| March 20, 2017
The Importance of Reliable Energy
Delivered: Monday 20th March 2017, Federation Chamber, Parliament House, Canberra.
Quite simply, the energy debate needs to be put into three very stark and very easy-to-understand categories.
Firstly, as the government of the nation we need to be able to provide for our people reliable access to energy, so that the lights do not go off and so that industry can continue to do what it does for this country whenever it needs to.
If that is three in the morning or four in the afternoon on a stinking hot day, we need to be able to keep the lights on and we need to be able to keep power coming through our homes, our hospitals and our industry.
The second thing we need to do is to make this energy as affordable as we possibly can.
We all know that, through a whole range of different reasons, the price of energy is going through the roof.
The third thing we need to do is to make sure that we reach our Paris Agreement commitments. We need to be able to reduce our emissions so that we treat the environment in the same way that we treat our roadsides and our riversides.
In the same way that we clean up our waterways, we also need to clean up our atmosphere.
This three-pronged approach from the coalition shows that it is the only political force in this country that has a well-balanced view on this.
Right now, in 2017, to be able to provide that three-tiered approach of reliable, affordable and low-intensity-emission energy, we need to have a mix.
And the mix at the moment—unfortunately for those opposite—involves a percentage of coal.
Right now in Victoria over 22 per cent of our energy is being supplied by Hazelwood.
You can go online and see how all eight generators at Hazelwood are firing away at near full capacity.
Yet in just a couple of weeks the overseas owners, due to the Labor Party and the state government putting so much pressure on them, are simply going to pack it up and leave.
What is going to happen to Victorian prices for electricity when that happens?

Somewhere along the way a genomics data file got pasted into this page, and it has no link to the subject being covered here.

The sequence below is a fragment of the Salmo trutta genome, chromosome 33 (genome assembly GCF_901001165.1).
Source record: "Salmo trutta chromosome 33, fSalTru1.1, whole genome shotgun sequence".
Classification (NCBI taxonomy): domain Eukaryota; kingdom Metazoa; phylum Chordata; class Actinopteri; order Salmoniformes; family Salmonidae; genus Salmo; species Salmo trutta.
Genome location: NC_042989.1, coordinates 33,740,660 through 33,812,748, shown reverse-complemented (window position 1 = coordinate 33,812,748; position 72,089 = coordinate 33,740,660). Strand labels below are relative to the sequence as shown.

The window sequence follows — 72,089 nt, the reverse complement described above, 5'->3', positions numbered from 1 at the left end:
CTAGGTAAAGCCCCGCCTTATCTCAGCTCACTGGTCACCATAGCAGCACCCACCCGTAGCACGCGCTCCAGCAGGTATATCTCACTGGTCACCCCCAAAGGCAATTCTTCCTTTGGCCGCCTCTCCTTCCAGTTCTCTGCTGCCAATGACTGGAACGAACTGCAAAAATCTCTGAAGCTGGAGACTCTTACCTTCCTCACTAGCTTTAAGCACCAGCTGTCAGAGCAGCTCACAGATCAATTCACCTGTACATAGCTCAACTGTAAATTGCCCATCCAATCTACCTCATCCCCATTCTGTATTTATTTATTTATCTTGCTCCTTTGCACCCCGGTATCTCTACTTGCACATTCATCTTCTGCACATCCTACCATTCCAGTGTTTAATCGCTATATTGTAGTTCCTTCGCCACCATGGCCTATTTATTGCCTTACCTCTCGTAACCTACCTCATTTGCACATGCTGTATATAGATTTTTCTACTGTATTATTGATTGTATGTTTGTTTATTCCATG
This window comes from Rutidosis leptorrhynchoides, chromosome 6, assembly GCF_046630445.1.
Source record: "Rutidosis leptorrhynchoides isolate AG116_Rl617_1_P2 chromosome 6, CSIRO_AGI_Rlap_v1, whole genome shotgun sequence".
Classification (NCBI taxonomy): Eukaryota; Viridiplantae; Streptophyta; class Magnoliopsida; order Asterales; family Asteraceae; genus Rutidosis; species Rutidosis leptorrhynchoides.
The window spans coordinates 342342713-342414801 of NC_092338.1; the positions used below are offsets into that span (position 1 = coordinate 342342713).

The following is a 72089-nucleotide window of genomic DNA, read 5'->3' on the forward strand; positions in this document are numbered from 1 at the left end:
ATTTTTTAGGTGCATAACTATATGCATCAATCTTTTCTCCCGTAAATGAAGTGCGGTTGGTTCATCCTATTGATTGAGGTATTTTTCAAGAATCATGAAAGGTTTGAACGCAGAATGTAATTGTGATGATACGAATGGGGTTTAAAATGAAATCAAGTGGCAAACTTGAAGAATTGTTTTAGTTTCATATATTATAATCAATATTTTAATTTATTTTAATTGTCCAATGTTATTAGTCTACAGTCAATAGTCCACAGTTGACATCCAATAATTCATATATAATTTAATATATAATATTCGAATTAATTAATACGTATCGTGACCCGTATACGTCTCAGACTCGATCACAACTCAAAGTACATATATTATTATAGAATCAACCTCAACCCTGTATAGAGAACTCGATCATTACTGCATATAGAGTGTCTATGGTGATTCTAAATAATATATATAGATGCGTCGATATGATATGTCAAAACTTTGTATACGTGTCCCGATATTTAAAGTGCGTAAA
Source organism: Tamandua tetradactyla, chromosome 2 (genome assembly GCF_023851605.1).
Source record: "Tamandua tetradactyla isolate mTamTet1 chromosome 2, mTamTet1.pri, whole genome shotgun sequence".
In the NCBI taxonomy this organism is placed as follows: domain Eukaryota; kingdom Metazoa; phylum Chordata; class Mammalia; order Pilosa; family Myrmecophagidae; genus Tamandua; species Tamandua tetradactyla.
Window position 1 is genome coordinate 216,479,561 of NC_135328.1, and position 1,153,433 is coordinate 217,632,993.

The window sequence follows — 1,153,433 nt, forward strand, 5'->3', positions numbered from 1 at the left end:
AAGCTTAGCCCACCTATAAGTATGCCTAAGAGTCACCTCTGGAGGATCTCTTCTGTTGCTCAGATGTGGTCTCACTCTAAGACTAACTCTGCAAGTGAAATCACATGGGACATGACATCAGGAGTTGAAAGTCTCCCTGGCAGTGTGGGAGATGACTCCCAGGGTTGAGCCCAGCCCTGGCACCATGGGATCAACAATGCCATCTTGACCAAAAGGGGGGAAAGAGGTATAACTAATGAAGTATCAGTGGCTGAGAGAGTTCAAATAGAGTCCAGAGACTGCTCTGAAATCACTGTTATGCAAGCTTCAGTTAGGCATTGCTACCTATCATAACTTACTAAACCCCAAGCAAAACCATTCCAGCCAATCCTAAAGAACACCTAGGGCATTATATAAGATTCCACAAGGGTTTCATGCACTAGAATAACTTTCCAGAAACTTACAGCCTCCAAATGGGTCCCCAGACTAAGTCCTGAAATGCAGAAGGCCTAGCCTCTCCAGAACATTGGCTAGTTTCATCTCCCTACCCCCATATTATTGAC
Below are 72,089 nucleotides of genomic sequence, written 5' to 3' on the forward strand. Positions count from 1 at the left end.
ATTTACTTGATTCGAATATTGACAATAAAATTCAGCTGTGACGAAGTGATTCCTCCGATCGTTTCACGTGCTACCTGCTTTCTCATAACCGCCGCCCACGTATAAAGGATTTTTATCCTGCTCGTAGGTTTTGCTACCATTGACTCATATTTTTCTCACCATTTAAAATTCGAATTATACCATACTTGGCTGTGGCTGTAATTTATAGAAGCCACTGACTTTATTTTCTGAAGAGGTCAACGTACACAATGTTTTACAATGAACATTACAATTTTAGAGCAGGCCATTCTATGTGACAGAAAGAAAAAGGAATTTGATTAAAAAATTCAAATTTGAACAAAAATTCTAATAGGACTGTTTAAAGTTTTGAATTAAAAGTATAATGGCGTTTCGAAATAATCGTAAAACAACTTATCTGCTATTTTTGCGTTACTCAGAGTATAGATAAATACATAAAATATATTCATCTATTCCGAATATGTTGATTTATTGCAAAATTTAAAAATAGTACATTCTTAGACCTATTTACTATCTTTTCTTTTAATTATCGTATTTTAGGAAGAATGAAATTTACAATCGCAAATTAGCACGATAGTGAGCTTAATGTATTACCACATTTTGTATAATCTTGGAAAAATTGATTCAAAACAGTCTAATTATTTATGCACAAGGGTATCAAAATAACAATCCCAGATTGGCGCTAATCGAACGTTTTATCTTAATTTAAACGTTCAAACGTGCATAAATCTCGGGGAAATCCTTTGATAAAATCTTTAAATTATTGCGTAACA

They are going to increase anywhere from five to 15 per cent, adding another $80-odd to the family power bill.
And that is not to mention what it is going to do to industry.
Not only is it going to jack-up the prices; it is going to diminish the reliability of energy in this country, and industry, certainly in Victoria, has been based on cheap energy. Industry got a foothold and then retained its competitiveness on the back of cheap energy.
Compared to other trading nations, we have always had high wages.
However, when it comes to trade and manufacturing of the same commodities, we have always been able to argue that we have lower energy costs—and also high quality produce, specifically when it comes to food production in my electorate of Murray.
At the moment, Australia is a huge exporter of coal, the second biggest exporter of coal in the world.
That is mainly black coal, but if technology continues to improve and we can work out how to dry the brown coal reserves of Gippsland, we will be sitting on a real boon for both Victoria and Australia.
At the moment we are not able to do that, but there are many people working day in, day out to reach that level of balance.
As I said earlier, the latest data has shown that the coalition are well on track to meet our commitment under the Paris Agreement, which is a reduction to 26-28 per cent on 2005 levels by 2030.
We are doing what we can in that space, and we need to do whatever we can in relation to reliability and cost.